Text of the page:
6,856 phones tapped in May, ISI tells SC

Published: June 3, 2015
SHARES
Email
DESIGN: MUHAMMAD SUHAIB

DESIGN: MUHAMMAD SUHAIB

DESIGN: MUHAMMAD SUHAIB Three-judge bench reveals 6523 phone numbers tapped in February, 6819 in March and 6742 in April. PHOTO COURTESY: THE FRIDAY TIMES

ISLAMABAD: The Inter Services Intelligence (ISI) told the apex court on Wednesday that it tapped 6,856 phones across the country in the month of May.

In compliance of the court’s May 22 order, Deputy Attorney General Sajid Ilyas Bhatti (DAG) submitted a classified report before the three-judge bench, headed by Justice Mian Saqib Nisar, in the Supreme Court (SC) detailing the number of phones tapped in the past four months.

The bench revealed at least 6,523 phone numbers were tapped in the February, 6,819 in March, 6,742 in April and 6,856 in May after going through the classified report submitted.

Hearing a 19-year-old suo motu case, the top court had sought a reply from federal government regarding the law under which phone calls are tapped by intelligence agencies. It directed Bhatti to furnish a concise statement in this regard within three weeks.

Read: Spying on calls: SC asks govt about law on phone tapping

The apex court summoned a responsible officer of ISI along with DAG to the chamber to decide if the proceedings of the case should be carried out in a chamber or not, keeping the sensitivity of the matter into consideration.

“We cannot keep this matter under the carpet as these are the secret rights of the people, which should not be violated,” Nisar said. “If the agencies are legally authorised to tap the phones then the court has no objection. However, if the agency officials are doing it without any legal authority then it is not right.”

The bench also asked Barrister Abdul Hafiz Pirzada, who was present in the courtroom, to assist into the matter to which Pirzada agreed.

After returning the report to DAG, he was asked by the SC to appear before the court along with the ISI officer in the next hearing.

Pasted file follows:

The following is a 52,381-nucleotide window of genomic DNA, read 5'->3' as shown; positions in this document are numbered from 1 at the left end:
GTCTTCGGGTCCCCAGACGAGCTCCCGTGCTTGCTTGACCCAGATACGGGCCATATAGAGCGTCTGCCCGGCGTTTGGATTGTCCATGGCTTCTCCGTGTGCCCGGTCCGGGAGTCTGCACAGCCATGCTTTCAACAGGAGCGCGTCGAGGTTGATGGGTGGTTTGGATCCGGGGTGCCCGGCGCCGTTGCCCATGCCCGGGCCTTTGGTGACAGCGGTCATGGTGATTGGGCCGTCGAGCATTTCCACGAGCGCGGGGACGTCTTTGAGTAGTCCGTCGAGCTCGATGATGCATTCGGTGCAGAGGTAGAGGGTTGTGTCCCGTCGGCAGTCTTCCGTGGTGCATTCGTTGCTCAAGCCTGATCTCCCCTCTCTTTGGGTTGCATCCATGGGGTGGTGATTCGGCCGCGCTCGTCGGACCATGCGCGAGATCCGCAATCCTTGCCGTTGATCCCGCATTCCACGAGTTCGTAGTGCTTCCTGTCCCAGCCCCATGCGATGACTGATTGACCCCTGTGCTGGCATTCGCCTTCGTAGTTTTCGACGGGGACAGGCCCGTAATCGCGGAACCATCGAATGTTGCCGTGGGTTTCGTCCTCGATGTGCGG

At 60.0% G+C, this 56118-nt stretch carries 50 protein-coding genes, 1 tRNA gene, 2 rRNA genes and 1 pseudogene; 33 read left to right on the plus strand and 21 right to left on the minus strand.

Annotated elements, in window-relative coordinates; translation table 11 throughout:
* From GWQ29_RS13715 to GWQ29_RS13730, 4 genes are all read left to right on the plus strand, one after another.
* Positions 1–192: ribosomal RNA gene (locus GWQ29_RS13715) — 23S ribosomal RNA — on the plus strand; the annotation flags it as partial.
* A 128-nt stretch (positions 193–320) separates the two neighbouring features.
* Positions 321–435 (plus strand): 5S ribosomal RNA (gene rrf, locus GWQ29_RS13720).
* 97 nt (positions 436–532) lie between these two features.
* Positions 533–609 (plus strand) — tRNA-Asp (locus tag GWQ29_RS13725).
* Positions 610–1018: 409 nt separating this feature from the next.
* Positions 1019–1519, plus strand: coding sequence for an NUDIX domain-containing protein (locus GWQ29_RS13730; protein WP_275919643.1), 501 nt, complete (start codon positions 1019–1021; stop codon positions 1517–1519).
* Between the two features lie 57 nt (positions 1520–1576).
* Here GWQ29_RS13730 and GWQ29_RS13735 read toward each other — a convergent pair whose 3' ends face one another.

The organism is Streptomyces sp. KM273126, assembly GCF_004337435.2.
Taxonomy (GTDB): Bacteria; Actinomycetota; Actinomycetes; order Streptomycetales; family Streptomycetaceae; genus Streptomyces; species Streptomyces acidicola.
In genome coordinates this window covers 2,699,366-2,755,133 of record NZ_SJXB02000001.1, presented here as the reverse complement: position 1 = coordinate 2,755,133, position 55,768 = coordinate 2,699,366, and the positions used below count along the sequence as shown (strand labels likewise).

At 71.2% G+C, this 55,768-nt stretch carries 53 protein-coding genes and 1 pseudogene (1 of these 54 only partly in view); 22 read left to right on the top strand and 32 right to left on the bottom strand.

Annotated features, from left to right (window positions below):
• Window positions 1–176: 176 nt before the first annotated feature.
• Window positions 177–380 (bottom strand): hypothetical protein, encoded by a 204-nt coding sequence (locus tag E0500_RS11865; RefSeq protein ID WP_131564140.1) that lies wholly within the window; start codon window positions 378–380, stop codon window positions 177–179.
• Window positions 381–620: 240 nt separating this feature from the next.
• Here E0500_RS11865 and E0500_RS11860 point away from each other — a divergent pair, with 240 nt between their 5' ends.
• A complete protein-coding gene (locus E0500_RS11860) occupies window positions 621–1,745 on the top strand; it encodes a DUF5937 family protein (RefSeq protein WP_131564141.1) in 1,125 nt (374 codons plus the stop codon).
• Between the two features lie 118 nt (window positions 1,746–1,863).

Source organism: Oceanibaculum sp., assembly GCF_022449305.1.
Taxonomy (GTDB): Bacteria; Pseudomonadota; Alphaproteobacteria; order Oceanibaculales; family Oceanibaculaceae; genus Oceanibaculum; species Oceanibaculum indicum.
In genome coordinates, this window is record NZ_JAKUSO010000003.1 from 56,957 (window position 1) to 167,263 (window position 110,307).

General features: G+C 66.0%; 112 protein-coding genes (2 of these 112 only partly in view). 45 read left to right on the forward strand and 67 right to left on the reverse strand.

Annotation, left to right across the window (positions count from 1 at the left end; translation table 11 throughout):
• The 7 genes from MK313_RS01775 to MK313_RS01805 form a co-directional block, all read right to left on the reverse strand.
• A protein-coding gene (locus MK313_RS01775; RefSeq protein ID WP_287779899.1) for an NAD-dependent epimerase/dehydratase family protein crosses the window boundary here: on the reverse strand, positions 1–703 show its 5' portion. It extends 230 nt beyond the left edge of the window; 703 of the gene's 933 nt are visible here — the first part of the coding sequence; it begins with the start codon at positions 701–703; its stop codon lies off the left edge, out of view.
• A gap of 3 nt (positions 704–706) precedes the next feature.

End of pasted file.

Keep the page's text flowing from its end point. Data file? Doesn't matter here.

During the last hearing, the Intelligence Bureau (IB) had told the court that it was tapping 5,594 phone numbers across the country.

Read: Over 5,000 phones being tapped by IB, SC told

In 1996, then chief justice Sajjad Ali Shah took notice of the recording of phone calls by the intelligence agencies after a spying device was found connected to his phone.

Later, former president (late) Farooq Ahmed Leghari’s counsel – during the Benazir Bhutto dismissal case proceedings –cited before the Supreme Court phone tapping of judges by the Benazir regime as a major justification for her government’s ouster.

Facebook Conversations

Reader Comments (6)

  • Ahsan
    Jun 3, 2015 - 3:47PM

    I don’t see any problem with this. Tapping phone calls is same as capturing secret documents. That’s what this secret intelligence job is all about. If information is not provided readily then it has to be acquired by hook or by crook. This happens everywhere in the world. Interestingly, those who are not involved in any wrongdoings need not worry! However, some of the times privacy is intruded which unfortunately is unavoidable.

    Legal barriers couldn’t stop even CIA in the US from tapping phones and violating their national laws. Either this should be legally allowed or any secret job like this should cease to exist.Recommend

  • Ahsan
    Jun 3, 2015 - 4:04PM

    I don’t see any problem with this. Tapping phone calls is same as capturing secret documents. That’s what this secret intelligence job is all about. If information is not provided readily then it has to be acquired by hook or by crook. This happens everywhere in the world. Interestingly, those who are not involved in any wrongdoings need not worry! However, some of the times privacy is intruded which unfortunately is unavoidable.

    Legal barriers couldn’t stop even CIA in the US from tapping phones and violating their national laws. Either this should be legally allowed or any secret job like this should cease to exist!Recommend

  • Gul
    Jun 3, 2015 - 10:57PM

    @Ahsan Its unbeliebably naieve that you are ready to give up your freedom to privacy so readily…
    Intelligence agencies should not be above the law, unless we want to be Stallan’s Russia or similar regimes. Intelligence agencies must always seek warrant from courts to tap or collect information on Pakistan citizens.Recommend

  • Jun 4, 2015 - 4:35AM

    As Dr Moeed Peerzada said repeatedly in his talk-show; phone calls are tapped without certain criteria and as there is no sophisticated system of handling this so it may lead to individuals security threat. You are talking to others and their security compromise as well. It means you are just a time bomb, when ringing some, actually you start ticking. Privacy of individual should be respected and should not compromised in the name of national interest and security system. This will not help, instead this will lead to more problems. Our policy maker should understand this.Recommend

  • Kam
    Jun 4, 2015 - 4:59AM

    There was a headline in uk news paper that British agencies and police tapped almost 800,000 phones and emails in 2 years. 93% requests were approved and you can guess that most of these intercepts were on muslim population. So just 7000 intercepts by ISI in a country where almost everybody is muslim means that ISI is under performing by far.Recommend

  • Imran
    Jun 4, 2015 - 7:49AM

    @Gul .
    We must be worried only if we have done some thing wrong !Recommend

More in Pakistan